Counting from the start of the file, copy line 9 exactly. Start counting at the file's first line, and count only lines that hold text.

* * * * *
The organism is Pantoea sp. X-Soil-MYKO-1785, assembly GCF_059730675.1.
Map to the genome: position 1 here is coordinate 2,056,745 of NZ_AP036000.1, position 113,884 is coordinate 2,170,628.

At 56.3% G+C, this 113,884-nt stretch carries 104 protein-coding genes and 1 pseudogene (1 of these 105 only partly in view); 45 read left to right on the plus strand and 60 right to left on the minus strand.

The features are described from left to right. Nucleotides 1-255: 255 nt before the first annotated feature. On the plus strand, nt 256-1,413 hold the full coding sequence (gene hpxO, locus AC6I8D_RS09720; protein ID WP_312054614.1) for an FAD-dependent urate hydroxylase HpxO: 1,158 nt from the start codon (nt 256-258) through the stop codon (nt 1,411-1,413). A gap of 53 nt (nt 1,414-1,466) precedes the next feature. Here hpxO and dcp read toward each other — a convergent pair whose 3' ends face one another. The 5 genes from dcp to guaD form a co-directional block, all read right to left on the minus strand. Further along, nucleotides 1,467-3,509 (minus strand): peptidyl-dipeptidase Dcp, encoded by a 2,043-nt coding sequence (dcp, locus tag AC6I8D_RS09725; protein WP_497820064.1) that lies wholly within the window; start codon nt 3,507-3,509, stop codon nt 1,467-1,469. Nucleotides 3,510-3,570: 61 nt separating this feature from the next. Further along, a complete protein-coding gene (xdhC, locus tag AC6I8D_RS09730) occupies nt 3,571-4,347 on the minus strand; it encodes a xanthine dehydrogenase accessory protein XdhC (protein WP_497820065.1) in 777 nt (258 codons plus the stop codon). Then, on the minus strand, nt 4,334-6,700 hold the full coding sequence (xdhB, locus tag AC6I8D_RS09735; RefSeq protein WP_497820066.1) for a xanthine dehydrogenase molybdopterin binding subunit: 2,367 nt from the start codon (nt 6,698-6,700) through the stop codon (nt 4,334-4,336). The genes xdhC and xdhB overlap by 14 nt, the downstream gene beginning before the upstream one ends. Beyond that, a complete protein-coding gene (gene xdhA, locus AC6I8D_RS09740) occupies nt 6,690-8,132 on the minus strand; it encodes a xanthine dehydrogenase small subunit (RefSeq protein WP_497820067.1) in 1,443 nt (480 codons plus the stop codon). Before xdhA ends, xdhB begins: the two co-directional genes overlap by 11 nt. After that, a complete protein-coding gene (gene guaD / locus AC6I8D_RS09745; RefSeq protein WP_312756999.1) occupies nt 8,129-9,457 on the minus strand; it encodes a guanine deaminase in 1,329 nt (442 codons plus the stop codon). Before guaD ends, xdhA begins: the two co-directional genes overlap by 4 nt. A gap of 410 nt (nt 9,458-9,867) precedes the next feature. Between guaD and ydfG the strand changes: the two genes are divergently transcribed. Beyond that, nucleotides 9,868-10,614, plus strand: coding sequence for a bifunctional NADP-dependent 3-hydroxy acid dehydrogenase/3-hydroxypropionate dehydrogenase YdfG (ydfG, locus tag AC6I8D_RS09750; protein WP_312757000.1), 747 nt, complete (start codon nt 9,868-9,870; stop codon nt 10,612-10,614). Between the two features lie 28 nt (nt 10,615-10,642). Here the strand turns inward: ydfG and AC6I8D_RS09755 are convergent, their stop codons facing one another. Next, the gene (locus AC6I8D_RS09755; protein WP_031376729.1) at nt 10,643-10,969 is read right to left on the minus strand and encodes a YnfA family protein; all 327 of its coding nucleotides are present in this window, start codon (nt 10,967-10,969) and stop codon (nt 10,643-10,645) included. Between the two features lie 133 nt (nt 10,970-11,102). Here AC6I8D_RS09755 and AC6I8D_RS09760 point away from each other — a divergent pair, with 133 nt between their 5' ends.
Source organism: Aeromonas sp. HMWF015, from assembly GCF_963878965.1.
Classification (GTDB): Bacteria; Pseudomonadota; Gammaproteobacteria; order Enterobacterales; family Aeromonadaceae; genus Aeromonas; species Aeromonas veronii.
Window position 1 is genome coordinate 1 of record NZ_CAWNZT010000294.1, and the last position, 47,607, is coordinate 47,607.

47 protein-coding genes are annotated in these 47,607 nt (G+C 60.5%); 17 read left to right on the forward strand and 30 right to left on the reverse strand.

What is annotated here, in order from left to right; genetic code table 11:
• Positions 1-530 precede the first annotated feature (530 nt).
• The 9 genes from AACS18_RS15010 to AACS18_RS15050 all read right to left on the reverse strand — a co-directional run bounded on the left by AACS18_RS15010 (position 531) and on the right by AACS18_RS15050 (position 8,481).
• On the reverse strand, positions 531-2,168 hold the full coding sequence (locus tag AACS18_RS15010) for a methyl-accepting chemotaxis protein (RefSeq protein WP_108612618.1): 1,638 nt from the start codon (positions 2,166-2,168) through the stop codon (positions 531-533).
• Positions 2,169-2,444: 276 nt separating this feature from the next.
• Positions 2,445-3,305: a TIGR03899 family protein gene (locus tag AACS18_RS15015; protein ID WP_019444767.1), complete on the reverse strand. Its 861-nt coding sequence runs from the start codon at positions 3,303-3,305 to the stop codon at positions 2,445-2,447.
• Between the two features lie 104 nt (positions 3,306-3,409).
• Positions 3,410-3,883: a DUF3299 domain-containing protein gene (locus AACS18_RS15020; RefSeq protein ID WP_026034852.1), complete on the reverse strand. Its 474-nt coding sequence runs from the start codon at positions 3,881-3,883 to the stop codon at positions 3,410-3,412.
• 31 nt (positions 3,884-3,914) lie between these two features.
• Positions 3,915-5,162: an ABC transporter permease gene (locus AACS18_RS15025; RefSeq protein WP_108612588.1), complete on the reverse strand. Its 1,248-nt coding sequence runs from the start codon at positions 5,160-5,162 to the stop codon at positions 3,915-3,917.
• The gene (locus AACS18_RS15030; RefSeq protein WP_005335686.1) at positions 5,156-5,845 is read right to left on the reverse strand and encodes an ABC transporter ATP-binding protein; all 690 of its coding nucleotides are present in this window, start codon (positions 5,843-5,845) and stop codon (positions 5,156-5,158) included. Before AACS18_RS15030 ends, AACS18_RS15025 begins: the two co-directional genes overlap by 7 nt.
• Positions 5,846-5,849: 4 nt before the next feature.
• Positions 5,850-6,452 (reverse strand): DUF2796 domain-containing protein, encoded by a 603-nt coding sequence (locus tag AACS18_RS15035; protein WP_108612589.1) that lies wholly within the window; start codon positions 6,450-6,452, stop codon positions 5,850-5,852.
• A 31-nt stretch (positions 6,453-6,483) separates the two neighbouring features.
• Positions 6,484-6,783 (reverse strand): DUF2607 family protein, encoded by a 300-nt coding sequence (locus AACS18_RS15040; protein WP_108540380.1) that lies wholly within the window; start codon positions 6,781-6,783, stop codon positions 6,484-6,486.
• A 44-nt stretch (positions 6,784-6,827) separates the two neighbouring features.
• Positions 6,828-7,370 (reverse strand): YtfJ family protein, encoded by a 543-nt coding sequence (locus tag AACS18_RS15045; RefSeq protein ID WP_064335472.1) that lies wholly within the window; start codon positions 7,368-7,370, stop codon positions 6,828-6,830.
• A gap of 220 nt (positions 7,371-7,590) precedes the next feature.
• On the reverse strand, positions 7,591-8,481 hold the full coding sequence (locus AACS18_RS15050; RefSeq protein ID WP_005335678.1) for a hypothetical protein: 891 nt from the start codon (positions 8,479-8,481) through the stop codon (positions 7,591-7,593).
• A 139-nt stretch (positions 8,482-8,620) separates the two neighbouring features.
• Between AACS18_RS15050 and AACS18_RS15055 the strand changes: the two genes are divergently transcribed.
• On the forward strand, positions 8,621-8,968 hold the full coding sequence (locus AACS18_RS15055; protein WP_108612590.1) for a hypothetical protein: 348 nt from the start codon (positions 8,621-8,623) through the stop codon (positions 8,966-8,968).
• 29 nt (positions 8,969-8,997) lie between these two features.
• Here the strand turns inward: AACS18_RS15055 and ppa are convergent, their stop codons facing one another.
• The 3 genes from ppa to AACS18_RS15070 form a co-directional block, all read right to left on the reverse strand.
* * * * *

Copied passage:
What is annotated here, in order from left to right; genetic code table 11: